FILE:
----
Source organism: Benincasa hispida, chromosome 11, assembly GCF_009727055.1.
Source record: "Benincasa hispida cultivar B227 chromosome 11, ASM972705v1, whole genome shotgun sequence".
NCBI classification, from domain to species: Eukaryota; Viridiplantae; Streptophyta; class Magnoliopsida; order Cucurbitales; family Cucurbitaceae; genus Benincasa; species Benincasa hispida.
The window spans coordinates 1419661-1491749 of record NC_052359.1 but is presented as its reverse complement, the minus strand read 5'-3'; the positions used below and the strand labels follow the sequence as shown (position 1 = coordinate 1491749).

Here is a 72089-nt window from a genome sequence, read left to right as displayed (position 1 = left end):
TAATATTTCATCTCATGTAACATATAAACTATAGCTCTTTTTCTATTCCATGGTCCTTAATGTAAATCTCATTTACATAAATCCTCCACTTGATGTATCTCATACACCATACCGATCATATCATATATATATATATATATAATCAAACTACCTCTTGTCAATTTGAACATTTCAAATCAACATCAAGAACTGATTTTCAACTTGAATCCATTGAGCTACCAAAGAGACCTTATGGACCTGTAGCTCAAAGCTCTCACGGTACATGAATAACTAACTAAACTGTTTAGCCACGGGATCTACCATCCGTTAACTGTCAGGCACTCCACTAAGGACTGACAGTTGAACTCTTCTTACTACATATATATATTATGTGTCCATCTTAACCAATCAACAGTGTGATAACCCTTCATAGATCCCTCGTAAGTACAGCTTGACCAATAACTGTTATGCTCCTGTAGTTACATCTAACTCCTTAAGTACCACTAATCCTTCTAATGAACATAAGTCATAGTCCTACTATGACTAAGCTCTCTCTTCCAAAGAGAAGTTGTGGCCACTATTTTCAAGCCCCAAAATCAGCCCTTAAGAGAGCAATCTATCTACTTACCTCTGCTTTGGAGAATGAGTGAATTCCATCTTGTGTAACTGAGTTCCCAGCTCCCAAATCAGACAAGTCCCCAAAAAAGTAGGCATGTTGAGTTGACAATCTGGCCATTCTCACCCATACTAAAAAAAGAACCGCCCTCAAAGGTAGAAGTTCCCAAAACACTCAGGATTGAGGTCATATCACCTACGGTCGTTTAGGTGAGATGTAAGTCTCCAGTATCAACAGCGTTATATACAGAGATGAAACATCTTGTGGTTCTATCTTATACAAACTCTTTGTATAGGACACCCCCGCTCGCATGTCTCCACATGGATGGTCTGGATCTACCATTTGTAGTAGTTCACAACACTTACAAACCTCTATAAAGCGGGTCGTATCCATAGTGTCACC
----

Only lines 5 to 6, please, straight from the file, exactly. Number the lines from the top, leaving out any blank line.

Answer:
Here is a 72089-nt window from a genome sequence, read left to right as displayed (position 1 = left end):
TAATATTTCATCTCATGTAACATATAAACTATAGCTCTTTTTCTATTCCATGGTCCTTAATGTAAATCTCATTTACATAAATCCTCCACTTGATGTATCTCATACACCATACCGATCATATCATATATATATATATATATAATCAAACTACCTCTTGTCAATTTGAACATTTCAAATCAACATCAAGAACTGATTTTCAACTTGAATCCATTGAGCTACCAAAGAGACCTTATGGACCTGTAGCTCAAAGCTCTCACGGTACATGAATAACTAACTAAACTGTTTAGCCACGGGATCTACCATCCGTTAACTGTCAGGCACTCCACTAAGGACTGACAGTTGAACTCTTCTTACTACATATATATATTATGTGTCCATCTTAACCAATCAACAGTGTGATAACCCTTCATAGATCCCTCGTAAGTACAGCTTGACCAATAACTGTTATGCTCCTGTAGTTACATCTAACTCCTTAAGTACCACTAATCCTTCTAATGAACATAAGTCATAGTCCTACTATGACTAAGCTCTCTCTTCCAAAGAGAAGTTGTGGCCACTATTTTCAAGCCCCAAAATCAGCCCTTAAGAGAGCAATCTATCTACTTACCTCTGCTTTGGAGAATGAGTGAATTCCATCTTGTGTAACTGAGTTCCCAGCTCCCAAATCAGACAAGTCCCCAAAAAAGTAGGCATGTTGAGTTGACAATCTGGCCATTCTCACCCATACTAAAAAAAGAACCGCCCTCAAAGGTAGAAGTTCCCAAAACACTCAGGATTGAGGTCATATCACCTACGGTCGTTTAGGTGAGATGTAAGTCTCCAGTATCAACAGCGTTATATACAGAGATGAAACATCTTGTGGTTCTATCTTATACAAACTCTTTGTATAGGACACCCCCGCTCGCATGTCTCCACATGGATGGTCTGGATCTACCATTTGTAGTAGTTCACAACACTTACAAACCTCTATAAAGCGGGTCGTATCCATAGTGTCACC